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Author Topic: Feedback: can we really discriminate 1 trillion smells?  (Read 4330 times)

Offline thedoc

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Dalton asked the Naked Scientists:
   I wrote you a few days ago taking exception to the 1 trillion smells claimed by Dr. Andreas Keller. At first, it was just a gut response and rejection without qualification. I have since given my negative response more thought so that I could justify my position. The following is my justification for this position.
 
Sensory Perception and Discrimination
 
The guest has claimed that the original estimate for olfactory discrimination of 10,000 odors is really more like 1 trillion odors. This claim set off my exception detector by making it seem impossibly large (combinatorial explosion problem). After all, we only have 80-100 billion neurons in our brains, so the downstream resources are far too few to support such a large number of recognizable features.  
 
I believe it is necessary to take into consideration that the olfactory sense is not our primary sense and therefore has evolved to have greater limitations than either vision or hearing. In most other species, the olfactory sense is a much bigger deal and I've seen it quoted that half of the dogs cortex may be devoted to the sense of smell.
 
According to Dr. Andreas Keller, we have something like 400 different types of olfactory receptor cells. I suspect that the problem with Dr. Keller's claim stems from an interpretation based on the mathematical extrapolation. The number of possible combinations for 400 different odors is 6.4034e 868. It's obvious that the characterization of smells in our olfactory sense can't be using every conceivable combination, therefore, it must be wired to constrain the number detectable odors.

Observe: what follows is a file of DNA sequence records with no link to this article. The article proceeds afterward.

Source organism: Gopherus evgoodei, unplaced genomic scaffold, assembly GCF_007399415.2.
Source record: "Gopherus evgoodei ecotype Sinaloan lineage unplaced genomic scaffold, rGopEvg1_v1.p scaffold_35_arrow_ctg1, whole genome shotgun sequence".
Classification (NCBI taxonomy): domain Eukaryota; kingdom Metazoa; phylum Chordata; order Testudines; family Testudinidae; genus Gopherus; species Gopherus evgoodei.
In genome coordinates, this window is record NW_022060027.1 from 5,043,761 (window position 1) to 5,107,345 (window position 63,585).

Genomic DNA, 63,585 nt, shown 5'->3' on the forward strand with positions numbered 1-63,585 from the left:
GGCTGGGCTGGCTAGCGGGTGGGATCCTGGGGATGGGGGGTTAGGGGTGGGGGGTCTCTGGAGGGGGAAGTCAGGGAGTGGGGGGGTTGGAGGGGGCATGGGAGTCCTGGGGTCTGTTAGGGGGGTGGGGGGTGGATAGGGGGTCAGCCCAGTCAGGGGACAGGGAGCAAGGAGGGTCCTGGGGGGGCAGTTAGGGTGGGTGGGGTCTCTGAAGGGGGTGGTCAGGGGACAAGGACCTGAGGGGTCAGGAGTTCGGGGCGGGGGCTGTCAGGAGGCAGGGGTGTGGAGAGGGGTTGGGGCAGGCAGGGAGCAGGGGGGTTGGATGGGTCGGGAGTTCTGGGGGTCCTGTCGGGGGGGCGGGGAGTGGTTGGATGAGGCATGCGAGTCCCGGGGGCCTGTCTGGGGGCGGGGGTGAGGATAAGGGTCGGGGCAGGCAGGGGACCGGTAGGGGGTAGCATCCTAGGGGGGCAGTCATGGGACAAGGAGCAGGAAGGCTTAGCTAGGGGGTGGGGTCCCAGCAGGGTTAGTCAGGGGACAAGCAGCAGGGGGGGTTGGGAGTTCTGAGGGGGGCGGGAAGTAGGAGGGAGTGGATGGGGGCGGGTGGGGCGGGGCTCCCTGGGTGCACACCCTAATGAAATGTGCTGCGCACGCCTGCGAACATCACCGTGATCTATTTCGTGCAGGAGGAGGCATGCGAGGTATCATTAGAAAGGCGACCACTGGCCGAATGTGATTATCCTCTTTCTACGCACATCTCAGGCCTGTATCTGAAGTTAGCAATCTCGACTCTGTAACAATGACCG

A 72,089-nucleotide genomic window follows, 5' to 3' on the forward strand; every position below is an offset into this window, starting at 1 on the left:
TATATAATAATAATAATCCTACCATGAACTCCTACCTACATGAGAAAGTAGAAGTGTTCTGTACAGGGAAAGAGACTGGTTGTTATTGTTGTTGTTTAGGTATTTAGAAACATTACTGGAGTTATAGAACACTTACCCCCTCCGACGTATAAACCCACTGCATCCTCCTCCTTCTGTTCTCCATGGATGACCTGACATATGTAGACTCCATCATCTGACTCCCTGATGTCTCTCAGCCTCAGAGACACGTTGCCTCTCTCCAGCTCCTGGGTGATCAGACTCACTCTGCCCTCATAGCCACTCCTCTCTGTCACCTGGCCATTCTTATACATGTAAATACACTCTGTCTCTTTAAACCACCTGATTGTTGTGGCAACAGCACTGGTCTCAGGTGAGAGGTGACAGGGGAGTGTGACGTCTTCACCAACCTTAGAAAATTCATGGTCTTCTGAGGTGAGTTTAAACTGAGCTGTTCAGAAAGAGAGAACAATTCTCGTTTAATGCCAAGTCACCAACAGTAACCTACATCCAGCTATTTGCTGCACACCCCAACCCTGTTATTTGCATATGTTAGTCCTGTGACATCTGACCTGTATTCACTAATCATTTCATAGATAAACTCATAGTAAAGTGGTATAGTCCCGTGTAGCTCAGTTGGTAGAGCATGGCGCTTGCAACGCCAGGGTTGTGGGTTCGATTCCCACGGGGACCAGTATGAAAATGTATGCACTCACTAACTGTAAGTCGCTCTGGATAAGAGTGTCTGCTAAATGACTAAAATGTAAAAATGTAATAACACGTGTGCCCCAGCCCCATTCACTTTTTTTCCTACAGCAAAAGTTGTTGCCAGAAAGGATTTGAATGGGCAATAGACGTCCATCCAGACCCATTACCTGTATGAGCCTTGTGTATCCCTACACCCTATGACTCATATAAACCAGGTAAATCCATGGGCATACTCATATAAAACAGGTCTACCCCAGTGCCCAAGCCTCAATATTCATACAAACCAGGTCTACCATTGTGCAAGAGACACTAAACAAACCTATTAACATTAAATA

Mother nature has seen fit to constrain potential combinatorial explosion via wiring and feature collection. If we step back and compare the sensory transducers and their bandwidths between different senses (as in 20K for auditory and 400 for the olfactory sense), I see that phoneme detection has limited sound perception to just a triplet of formants in the time slice of a sound stream.

In English, this scheme has limited perception to the detection of just 44 phonemes. Since what we are talking about here is discrimination and recognition of concepts, I feel I can further extrapolate a comparable potential based on audition and language. Out of those 44 phonemes, English has combined them in sets to generate over 1,000,000 words or concepts. One can't help but realize that the down stream cortical resources to support the upstream sensory field grows exponentially if such a scheme isn't employed.

Circuitry based on the triplet appears to be very popular in nature. DNA uses the triplet to generate codons and vision employs a triplet of colour photoreceptors, and such a triplet scheme may be used to constrain odour perception as well.